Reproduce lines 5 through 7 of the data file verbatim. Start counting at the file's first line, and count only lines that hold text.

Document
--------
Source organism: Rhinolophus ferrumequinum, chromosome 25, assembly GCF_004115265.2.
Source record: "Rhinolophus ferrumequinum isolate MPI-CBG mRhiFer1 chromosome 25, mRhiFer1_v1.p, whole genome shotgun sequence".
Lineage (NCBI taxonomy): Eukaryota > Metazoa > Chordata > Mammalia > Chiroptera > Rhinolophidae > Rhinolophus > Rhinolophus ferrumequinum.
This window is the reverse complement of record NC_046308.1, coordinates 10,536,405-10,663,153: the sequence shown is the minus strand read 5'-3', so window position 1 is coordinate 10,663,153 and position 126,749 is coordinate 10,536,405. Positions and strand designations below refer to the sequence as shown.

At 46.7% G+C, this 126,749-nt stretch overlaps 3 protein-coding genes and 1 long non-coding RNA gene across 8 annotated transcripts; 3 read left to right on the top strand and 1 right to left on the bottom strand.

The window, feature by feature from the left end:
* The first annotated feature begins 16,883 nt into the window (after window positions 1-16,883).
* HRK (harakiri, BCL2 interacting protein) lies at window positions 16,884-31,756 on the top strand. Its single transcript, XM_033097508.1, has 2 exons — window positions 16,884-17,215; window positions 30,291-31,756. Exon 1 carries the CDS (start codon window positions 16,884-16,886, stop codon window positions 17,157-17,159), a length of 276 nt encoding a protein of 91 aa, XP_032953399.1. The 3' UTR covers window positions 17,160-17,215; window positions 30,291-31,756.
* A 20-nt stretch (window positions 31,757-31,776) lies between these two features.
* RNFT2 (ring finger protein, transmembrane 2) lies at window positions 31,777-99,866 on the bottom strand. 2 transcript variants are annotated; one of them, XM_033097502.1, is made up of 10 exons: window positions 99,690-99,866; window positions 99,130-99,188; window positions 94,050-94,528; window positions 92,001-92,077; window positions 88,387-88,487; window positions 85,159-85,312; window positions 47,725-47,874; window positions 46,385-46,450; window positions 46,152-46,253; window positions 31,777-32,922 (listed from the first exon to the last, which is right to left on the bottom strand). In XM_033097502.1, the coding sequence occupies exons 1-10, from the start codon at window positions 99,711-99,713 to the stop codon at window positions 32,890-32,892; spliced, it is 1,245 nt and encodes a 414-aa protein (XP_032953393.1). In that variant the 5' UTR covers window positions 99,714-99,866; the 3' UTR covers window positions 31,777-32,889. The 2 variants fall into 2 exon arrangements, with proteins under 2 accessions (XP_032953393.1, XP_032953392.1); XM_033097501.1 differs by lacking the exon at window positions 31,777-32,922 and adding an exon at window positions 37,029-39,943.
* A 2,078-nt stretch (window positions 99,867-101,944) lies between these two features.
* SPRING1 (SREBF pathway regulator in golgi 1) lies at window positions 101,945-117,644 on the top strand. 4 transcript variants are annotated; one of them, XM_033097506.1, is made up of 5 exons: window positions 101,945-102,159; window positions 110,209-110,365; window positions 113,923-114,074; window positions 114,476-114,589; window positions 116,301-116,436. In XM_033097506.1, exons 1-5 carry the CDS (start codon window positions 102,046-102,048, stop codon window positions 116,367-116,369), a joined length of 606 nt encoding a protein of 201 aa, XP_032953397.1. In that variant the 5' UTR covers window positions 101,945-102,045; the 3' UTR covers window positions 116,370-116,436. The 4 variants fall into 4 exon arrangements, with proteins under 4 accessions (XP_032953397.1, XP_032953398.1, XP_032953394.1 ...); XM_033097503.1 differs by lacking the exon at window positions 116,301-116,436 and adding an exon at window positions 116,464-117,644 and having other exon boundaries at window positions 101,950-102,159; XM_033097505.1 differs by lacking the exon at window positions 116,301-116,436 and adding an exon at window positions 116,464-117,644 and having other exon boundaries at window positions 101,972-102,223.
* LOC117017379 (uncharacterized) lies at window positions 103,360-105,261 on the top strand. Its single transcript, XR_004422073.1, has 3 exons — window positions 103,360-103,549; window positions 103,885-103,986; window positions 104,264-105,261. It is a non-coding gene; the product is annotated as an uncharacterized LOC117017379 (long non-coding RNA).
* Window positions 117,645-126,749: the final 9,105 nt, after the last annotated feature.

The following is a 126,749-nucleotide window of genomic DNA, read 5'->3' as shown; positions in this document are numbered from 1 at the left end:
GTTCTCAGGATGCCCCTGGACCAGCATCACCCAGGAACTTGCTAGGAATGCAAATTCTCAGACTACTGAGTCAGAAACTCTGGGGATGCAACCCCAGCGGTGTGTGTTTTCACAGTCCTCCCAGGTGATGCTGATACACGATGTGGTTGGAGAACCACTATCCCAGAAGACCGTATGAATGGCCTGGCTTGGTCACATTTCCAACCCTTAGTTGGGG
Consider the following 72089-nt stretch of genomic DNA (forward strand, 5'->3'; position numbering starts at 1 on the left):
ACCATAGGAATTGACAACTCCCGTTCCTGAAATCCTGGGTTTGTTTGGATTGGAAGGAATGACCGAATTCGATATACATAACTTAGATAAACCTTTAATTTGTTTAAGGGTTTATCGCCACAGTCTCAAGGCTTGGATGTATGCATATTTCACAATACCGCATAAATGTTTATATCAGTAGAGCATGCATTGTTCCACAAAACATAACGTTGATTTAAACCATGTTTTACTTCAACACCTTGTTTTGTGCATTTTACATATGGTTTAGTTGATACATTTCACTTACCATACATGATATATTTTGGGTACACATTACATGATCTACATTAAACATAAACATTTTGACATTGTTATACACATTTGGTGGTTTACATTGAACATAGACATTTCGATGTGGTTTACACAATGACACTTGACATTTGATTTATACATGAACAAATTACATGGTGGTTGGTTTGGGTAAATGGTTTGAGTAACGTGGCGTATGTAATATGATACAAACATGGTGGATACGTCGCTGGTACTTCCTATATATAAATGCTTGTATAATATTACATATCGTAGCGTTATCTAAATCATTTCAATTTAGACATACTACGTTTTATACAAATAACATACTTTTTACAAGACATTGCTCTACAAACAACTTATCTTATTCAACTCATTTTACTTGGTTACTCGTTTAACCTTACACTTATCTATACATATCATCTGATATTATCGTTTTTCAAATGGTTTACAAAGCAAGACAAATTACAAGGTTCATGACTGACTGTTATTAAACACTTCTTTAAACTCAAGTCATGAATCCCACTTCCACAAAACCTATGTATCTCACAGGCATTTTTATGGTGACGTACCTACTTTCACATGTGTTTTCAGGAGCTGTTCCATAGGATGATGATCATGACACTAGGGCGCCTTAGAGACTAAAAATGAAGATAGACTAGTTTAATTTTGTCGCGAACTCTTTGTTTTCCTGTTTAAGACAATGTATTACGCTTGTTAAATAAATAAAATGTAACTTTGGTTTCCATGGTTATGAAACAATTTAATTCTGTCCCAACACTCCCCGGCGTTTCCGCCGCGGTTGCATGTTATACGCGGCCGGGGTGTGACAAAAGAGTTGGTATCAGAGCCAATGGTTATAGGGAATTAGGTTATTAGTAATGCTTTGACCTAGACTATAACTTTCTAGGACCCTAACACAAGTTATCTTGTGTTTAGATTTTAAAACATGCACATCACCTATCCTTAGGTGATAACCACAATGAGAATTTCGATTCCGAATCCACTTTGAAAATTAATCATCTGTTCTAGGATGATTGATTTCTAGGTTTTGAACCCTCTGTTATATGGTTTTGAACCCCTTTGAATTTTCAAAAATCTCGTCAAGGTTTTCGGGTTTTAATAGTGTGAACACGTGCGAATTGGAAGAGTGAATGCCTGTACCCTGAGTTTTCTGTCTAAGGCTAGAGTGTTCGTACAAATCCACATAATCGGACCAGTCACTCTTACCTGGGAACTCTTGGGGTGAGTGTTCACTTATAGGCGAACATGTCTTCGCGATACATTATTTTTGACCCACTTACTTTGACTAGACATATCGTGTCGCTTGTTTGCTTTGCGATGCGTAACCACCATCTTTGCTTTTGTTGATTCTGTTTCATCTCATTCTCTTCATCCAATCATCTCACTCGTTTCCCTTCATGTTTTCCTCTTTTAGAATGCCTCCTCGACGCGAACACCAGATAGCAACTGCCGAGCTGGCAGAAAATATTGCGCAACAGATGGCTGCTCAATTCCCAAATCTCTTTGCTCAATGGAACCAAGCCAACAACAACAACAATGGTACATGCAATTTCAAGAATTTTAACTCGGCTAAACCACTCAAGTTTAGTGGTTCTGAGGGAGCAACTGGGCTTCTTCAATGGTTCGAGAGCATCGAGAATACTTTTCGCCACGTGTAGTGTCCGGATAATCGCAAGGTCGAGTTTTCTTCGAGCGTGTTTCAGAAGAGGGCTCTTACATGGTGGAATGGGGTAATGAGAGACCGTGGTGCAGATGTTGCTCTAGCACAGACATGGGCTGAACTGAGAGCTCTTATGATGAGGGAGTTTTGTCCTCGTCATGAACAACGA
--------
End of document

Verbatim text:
At 46.7% G+C, this 126,749-nt stretch overlaps 3 protein-coding genes and 1 long non-coding RNA gene across 8 annotated transcripts; 3 read left to right on the top strand and 1 right to left on the bottom strand.

The window, feature by feature from the left end:
* The first annotated feature begins 16,883 nt into the window (after window positions 1-16,883).